Sister Mine Reader’s Guide: Questions for Discussion

Sister Mine, coverShae-Lynn Penrose drives a cab in a town where no one needs a cab—but plenty of people need rides. An ex-cop with a closet full of miniskirts, a recklessly sharp tongue, and a tendency to get into fistfights, she has spent years carving out a life for herself and her son in the tiny Pennsylvania coal-mining town where she grew up. But things haven’t been the same since two years ago, when five of Shae-Lynn’s miner friends were trapped in a cave-in. They were rescued alive but the subsequent fame and fallout have left them forever changed.
So Shae-Lynn has enough to deal with when the baby sister she thought was dead suddenly arrives on her doorstep—followed closely by a desperate Connecticut housewife, a shady New York lawyer, and a gun-wielding Russian gangster. Add to the mix her long-simmering passion for one of the miners and a whopper of a family secret, and you’ve got all the ingredients for a melt-down.
From the opening line, Tawni O’Dell’s sharp protagonist’s uncensored observations and dry wit draw us into this subtly plotted, brilliantly characterized novel. With a bracing humor, the author navigates some tough and controversial territory that will surely lead to lively debate. This guide is designed to help you direct your reading group’s discussion of Tawni O’Dell’s smart, absorbing novel Sister Mine.

  1. Tawni O’Dell has populated Jolly Mount with some wonderful, fully-fleshed characters: swearing, miniskirt-wearing Shae-Lynn; rugged and quiet E.J.; whisky-drinking, one-legged Jimmy; delightfully precocious Fanci and her little brother Kenny, just to name a few. Who was your favorite character, and why?
  2. What was your first impression of E.J.? Did your opinion of him change over the course of the book? If so, how and why?
  3. Shae-Lynn treasures a series of National Geographic books that were given to her by Jimmy and Isabel. There seem to be particular photographs that she revisits time and again. What is the books’ significance to her?
  4. The Penrose house was not a happy place in which to grow up. And while their neighbors were good to the girls, no one ever stepped in and confronted their father on their behalf. “Ostracism is the only way people around here deal with unsavory family situations, and if it doesn’t cause the families to change, everyone washes their hands of them.” (p. 174)  Does this seem to be an accurate portrayal of how things are handled in Jolly Mount?  Is Shae-Lynn’s involvement with Fanci and Kenny a conscious protest of the status quo, or simply the only thing Shae-Lynn knows to do?
  5. Shae-Lynn says “a mother’s love is not warm and cuddly like a soft blanket as it’s popularly portrayed. It’s a fierce, rabid love, like having a mad dog living inside you all the time.” (p.332) Do you agree with her assessment of motherly love?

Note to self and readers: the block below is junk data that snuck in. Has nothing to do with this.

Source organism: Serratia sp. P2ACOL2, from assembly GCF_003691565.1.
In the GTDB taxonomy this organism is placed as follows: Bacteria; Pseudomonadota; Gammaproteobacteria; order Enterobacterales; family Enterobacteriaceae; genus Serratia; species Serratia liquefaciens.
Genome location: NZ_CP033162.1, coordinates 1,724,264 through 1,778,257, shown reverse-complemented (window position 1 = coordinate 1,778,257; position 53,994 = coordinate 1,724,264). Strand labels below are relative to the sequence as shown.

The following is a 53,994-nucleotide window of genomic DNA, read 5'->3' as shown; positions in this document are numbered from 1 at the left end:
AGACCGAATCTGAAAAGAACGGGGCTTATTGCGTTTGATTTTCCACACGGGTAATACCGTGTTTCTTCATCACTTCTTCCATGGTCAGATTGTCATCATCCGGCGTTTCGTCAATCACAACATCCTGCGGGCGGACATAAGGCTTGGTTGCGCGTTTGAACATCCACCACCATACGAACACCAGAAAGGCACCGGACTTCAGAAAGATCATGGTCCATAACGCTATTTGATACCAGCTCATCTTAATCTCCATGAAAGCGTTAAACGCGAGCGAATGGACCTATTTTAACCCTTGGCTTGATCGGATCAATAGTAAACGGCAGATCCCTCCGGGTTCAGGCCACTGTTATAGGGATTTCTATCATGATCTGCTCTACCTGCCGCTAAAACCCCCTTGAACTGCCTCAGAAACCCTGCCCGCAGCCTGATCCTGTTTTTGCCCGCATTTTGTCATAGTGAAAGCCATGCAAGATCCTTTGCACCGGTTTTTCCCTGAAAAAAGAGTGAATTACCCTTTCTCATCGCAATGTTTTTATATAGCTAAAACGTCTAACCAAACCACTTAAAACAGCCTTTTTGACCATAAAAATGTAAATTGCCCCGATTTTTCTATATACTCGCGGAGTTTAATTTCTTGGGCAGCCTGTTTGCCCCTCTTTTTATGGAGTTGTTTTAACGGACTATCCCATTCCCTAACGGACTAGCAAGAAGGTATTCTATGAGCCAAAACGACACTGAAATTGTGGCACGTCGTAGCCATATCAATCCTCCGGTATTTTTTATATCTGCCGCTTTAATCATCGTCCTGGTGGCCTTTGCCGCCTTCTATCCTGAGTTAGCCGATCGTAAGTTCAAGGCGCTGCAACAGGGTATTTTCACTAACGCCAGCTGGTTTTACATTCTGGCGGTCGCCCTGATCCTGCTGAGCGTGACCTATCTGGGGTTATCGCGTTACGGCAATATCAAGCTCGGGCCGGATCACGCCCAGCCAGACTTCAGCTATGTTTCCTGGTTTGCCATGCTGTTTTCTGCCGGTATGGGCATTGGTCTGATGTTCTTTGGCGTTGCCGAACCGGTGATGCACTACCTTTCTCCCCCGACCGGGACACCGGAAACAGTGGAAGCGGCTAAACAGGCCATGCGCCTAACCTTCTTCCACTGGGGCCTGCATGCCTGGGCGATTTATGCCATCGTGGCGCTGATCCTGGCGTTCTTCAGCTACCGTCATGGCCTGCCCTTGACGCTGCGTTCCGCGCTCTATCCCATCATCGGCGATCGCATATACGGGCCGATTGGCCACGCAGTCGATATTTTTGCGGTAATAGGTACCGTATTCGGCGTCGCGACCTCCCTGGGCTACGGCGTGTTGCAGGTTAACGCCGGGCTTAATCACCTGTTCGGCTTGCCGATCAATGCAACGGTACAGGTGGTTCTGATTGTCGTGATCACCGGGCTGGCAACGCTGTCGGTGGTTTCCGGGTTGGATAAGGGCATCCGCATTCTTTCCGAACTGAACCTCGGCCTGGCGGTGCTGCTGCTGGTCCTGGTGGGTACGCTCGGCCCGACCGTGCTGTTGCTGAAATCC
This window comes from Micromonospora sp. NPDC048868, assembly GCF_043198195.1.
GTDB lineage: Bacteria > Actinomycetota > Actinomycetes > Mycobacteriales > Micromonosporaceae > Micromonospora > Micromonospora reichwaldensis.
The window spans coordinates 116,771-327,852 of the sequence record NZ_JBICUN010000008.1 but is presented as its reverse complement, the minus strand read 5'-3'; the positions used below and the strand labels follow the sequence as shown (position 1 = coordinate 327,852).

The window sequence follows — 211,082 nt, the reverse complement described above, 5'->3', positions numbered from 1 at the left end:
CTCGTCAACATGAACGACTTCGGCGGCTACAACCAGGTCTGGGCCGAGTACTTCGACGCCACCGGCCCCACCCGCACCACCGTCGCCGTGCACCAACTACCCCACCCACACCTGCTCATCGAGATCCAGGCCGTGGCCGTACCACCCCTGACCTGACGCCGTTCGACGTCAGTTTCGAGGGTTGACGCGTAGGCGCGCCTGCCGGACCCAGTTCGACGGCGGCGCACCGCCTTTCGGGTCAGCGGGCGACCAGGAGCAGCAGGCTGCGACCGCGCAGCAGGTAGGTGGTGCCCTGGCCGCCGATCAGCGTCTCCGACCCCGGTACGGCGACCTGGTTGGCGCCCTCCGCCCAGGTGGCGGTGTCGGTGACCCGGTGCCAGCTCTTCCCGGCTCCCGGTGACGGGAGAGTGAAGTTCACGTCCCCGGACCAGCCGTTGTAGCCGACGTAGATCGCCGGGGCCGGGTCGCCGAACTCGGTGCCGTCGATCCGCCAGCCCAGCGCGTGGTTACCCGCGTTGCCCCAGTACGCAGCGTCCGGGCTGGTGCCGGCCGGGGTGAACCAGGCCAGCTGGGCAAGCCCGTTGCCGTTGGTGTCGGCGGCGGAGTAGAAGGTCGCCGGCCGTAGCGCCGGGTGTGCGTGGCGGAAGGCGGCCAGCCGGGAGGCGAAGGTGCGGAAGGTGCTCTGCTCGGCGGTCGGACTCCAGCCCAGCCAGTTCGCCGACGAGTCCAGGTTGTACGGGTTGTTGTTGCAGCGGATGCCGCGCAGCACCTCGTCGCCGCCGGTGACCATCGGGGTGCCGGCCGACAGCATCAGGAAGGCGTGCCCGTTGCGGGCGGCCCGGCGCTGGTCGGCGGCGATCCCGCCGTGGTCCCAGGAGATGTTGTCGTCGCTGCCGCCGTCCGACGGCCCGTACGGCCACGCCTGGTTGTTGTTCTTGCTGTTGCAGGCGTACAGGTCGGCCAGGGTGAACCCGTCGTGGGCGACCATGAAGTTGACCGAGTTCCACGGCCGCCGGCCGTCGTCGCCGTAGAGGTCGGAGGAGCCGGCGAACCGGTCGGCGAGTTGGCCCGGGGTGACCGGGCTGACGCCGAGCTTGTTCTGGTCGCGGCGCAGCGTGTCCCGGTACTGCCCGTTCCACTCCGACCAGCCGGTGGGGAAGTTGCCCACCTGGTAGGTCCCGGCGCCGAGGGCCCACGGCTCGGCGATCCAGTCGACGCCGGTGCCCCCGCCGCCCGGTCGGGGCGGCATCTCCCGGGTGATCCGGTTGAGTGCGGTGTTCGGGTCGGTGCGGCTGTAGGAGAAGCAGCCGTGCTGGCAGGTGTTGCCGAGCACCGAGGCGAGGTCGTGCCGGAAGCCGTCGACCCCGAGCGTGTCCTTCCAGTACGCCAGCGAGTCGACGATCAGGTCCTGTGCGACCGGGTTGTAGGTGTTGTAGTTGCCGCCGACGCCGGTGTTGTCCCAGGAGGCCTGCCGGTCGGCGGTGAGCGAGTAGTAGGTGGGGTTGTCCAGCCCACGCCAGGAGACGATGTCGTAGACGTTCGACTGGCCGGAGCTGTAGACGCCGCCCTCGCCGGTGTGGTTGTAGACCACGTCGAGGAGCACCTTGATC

6. Shae-Lynn believes that “a man spends his whole life trying to prove his worth to others. A woman spends her life trying to prove her worth to herself.” (p. 220) Discuss the implications of this statement, especially as they apply to both Shae-Lynn and Shannon. Do you agree with Shae-Lynn?
  7. E.J. says that the only thing Shae-Lynn is good at is fighting. (p.92) Much of what we see her do seems to prove him right. So how did Shae-Lynn manage to raise such a level-headed, responsible son?
  8. Was Shae-Lynn right to keep Clay’s father’s identity a secret all those years?
  9. Did Shannon come back to Jolly Mount with the intention of leaving her baby with Shae-Lynn?
  10. Do you think Shannon would have been a different person had her mother been alive to raise her? Do you think all her problems stem from growing up without a mother? Why or why not?
  11. Through the course of the novel, Shae-Lynn begins to have trouble getting access to the safe room she imagines for herself. At one point, she becomes startled by the appearance of a face at the window of her safe room. After she surrenders to her physical desire for E.J., she says “for the first time I see what the purpose of my furnished soul has become, no longer to shelter me from monsters but to help me cope with the emptiness of a ransacked heart. . . . I know now it was [E.J.’s] face at my window, not trying to get in but telling me it’s time to come out.” (pp. 320-321) Discuss this revelation and its impact on Shae-Lynn and her relationship with E.J.
  12. After sleeping with E.J. for the first time, Shae-Lynn has a disturbing dream, described on page 327. What do you think it means?
  13. What do you think of the mining company’s tradition of giving the mines women’s names? How does it change your view of the mines themselves, and the men who work them?
  14. The Jolly Mount Five decide to drop their lawsuit against Cam Jack so that the mines will remain open and continue to provide employment for the men of their town. Do you agree with their decision? Do you think there might have been another option that could have saved the mines and also taken a stand against Cam Jack? Which do you believe was more important: keeping the mines open, or holding Cam Jack accountable for their poor maintenance?
  15. It’s six months after the novel ends….where do you see the characters? Are E.J. and Shae-Lynn together? Has Shannon been heard from again? Is Cam Jack alive? Is life the same in Jolly Mount?